Over the past three months, the concept of developing my online identity and engaging with other users has taken a sharp upward turn. What appeared to be a serious challenge full of doubt and apprehension has turned into an enjoyable experience involving networking, sharing ideas and having some fun. Now for the next test. Standing in front of the camera and speaking for longer than two seconds. What’s that? Those nerves are returning as the next challenge presents itself.
The whole concept of gamification in education has captured my interest. In the past year professionally, my broadcasting career has taken me from presenting radio to teaching it. At the same time, I have jumped back into full-time tertiary study in an attempt to complete something I began years ago. I feel I have learned as much about educating others as students have learned about broadcasting from me. Furthermore, my own studies have opened up new approaches to engaging with the content offered and staying motivated throughout units. I feel as if two worlds are colliding. Will a gamified approach to learning continue to keep me engaged and if I am any good at this teaching thing, could I use the same approach with others?
The gamified learning in Exploring Digital Media at Deakin had captured my attention and while I knew there were no prizes at the end for students with the most points, it subconsciously kept me involved in creating content and engaging with other students. Scholarly readings in the course highlighted the same questions I was asking about gamification in education. Does it work for a certain type of student? Does the novelty wear off? Can it impact overall grades? Is this the future of education?
I also realised that my own children were using games and characters as a point rewards system at a primary level. Updates on their progress and tally boards are emailed to me weekly. Gamification in education – I wanted to explore this further. I was able to draw on my own involvement thus far, along with delving further into my own children’s experience with the ClassDojo system. My daughter’s Grade One teacher was more than happy to share her reasons for using the system and what she hopes to achieve with her class.
ClassDojo taken by Joe Bovalino, 1 June 2016
Along with my own footage, I have sourced images and audio through Creative Commons. This process has been much easier after learning what to look for. The trap is to assume all content on the search sites are free to use. I discovered many excellent images and pieces of music that were restricted by copyright. Sometimes you need to explore deeper to find the magic ‘cc’ symbol. Proper credit to those who have created material is like a little reward for them and a thank you from me in being allowed to use their work.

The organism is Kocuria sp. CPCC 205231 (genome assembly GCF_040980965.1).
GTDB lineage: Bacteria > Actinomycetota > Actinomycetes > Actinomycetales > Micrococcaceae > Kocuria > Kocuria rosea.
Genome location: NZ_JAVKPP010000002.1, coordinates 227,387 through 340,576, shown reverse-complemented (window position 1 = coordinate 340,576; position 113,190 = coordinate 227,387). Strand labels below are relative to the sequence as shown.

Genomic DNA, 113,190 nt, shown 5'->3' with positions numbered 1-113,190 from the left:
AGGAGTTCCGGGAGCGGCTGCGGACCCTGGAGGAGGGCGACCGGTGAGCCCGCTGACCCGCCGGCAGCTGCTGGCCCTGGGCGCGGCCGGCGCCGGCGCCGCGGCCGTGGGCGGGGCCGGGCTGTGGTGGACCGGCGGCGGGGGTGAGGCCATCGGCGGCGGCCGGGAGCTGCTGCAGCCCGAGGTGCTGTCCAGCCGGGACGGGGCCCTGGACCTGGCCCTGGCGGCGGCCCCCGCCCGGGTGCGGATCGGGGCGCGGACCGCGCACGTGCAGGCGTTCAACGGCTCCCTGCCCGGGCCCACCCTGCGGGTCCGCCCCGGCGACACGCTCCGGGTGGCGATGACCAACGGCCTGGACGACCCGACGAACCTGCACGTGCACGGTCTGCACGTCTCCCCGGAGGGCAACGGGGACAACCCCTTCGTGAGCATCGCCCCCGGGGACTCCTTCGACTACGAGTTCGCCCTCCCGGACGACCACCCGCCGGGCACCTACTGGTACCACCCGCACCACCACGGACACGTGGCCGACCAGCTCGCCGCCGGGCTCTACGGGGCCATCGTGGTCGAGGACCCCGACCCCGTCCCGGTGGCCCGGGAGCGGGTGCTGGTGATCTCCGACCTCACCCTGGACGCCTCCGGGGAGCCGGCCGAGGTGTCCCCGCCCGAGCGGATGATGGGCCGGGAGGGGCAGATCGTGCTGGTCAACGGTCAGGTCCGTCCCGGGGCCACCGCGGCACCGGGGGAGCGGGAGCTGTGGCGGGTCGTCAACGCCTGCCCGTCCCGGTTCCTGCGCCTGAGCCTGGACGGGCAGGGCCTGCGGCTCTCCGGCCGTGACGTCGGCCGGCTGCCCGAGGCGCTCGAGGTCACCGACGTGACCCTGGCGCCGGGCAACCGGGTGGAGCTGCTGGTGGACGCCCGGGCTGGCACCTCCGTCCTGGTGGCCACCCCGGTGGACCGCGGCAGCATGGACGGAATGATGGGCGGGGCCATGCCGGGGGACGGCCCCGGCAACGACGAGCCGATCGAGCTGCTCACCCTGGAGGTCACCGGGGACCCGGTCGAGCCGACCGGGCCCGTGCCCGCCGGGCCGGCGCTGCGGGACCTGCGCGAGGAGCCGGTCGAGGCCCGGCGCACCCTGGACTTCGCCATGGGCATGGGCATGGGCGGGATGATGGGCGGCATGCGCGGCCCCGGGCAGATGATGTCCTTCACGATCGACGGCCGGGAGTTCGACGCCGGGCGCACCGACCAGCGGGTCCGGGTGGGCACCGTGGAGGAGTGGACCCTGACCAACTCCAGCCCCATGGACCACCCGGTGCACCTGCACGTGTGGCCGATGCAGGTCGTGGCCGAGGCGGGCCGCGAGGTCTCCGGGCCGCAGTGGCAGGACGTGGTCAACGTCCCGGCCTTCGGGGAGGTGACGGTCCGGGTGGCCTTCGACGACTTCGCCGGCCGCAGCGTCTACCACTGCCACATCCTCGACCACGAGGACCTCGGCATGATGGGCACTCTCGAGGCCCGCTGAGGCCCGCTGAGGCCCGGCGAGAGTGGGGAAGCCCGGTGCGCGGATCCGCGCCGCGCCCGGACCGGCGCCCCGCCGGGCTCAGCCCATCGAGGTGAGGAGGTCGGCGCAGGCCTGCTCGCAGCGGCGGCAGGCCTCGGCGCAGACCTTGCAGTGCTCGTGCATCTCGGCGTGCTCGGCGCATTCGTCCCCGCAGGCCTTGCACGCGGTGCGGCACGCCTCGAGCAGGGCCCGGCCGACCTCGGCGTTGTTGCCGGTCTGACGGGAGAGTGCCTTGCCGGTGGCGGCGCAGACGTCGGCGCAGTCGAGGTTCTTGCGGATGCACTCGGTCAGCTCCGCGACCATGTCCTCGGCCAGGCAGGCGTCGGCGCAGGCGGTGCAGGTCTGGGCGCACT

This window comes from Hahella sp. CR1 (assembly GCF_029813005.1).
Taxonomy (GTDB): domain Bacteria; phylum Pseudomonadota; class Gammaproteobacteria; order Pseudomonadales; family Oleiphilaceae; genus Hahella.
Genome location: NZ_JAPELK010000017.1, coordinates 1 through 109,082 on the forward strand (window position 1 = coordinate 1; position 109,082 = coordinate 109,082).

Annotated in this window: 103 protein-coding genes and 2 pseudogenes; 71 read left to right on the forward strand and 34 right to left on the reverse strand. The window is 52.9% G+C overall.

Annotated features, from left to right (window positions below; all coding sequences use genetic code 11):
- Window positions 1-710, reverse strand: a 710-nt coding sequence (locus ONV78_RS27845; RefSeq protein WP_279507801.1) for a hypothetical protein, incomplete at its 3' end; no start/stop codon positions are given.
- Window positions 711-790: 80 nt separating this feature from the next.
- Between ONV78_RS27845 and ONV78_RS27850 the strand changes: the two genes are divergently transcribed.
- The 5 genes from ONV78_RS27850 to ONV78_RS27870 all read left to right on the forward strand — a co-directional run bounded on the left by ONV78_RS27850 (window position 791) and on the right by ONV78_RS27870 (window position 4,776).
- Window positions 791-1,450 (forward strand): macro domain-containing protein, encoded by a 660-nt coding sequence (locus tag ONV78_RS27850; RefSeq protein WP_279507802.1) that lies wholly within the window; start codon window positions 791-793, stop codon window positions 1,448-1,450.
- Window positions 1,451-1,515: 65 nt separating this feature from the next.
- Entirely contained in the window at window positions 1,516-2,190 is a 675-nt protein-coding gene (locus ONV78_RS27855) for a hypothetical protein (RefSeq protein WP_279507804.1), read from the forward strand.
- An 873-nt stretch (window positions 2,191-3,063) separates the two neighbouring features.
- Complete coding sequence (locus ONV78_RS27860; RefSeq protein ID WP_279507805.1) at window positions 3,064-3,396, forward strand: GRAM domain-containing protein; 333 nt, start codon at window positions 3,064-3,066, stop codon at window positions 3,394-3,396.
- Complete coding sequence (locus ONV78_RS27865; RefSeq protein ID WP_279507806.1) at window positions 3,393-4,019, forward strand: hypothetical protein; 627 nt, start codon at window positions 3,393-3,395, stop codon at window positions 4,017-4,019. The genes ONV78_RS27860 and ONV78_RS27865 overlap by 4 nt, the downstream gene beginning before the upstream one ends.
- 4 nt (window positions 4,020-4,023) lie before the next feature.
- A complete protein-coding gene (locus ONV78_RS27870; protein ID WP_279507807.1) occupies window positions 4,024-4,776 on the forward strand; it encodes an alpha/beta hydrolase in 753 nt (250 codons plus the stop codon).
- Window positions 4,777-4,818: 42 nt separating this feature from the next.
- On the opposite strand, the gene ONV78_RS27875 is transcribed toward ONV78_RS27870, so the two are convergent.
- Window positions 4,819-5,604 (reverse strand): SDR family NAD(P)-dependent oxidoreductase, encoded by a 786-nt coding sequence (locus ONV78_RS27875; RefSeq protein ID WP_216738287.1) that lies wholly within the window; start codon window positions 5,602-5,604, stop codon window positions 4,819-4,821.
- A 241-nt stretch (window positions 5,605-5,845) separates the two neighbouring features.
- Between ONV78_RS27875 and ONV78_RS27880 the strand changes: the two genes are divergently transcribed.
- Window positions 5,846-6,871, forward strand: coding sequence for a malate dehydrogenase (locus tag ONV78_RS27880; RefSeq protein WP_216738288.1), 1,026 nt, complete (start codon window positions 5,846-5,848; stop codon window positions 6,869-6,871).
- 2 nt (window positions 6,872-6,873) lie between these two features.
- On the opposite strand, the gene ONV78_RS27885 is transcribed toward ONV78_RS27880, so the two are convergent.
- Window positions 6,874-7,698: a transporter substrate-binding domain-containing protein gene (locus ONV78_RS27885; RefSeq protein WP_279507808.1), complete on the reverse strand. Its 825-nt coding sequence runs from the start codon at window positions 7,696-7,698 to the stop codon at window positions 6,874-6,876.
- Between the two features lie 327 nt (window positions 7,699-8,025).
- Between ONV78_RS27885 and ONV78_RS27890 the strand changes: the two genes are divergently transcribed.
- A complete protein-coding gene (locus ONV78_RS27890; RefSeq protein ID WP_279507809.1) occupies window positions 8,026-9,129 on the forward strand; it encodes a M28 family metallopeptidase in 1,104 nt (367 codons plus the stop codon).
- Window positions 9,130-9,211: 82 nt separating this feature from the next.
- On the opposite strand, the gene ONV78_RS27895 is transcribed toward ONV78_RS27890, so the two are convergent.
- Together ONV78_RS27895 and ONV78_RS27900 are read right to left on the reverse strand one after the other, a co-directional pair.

Learning a video editing system has been time consuming. I researched a few online editing programs, attempted to download some free versions which almost crashed my laptop (panic!) however, I discovered that one of my children had already placed Movie Maker on my computer and was quite proficient in its use. That’s right; the teacher was once again the student. This is happening a lot in my life right now. This time though, the teacher was my 10 year old.
Presenting work in video form requires a lot of research, preparation and time. In creating something visual, it has challenged me rather than being face down in books writing academic essays. It has been an extremely enjoyable experience. I have embraced gamification and it is something I will think more about in my own work. Now I wonder how many Dojo points my daughter’s teacher will give me.
Faiella, F and Ricciardi, M 2015, ‘Gamification and learning: a review of issues and research’, Journal of e-Learning and Knowledge Society, vol. 11, no. 3, pp. 13-21
Kim, B 2015, ‘The popularity of gamification in the mobile and social era’, Library Technology Reports, vol. 51, no. 2, pp. 5-9
Leaning, M 2015, ‘A study of use of games and gamification to enhance student engagement, experience and achievement on a theory-based course of an undergraduate media degree’, Journal of Media Practice, vol. 16, no. 2, pp. 155-170
MY BROADER ONLINE ACTIVITY AND ENGAGEMENT:
I am now confident with my use of twitter and engaging with other users. I have enjoyed taking my posts to the next level by including video. I produced a short video to practice my editing skills during the #MuseumMemory challenge, along with filming myself for the #IfICouldCrowdfund challenge.
My biggest improvement with online activity has been my blogging. I have embraced the process of researching and writing many blogs along with adding other elements related to this unit and trying to make them informative and entertaining.
Please also take into consideration my Tiffit tally.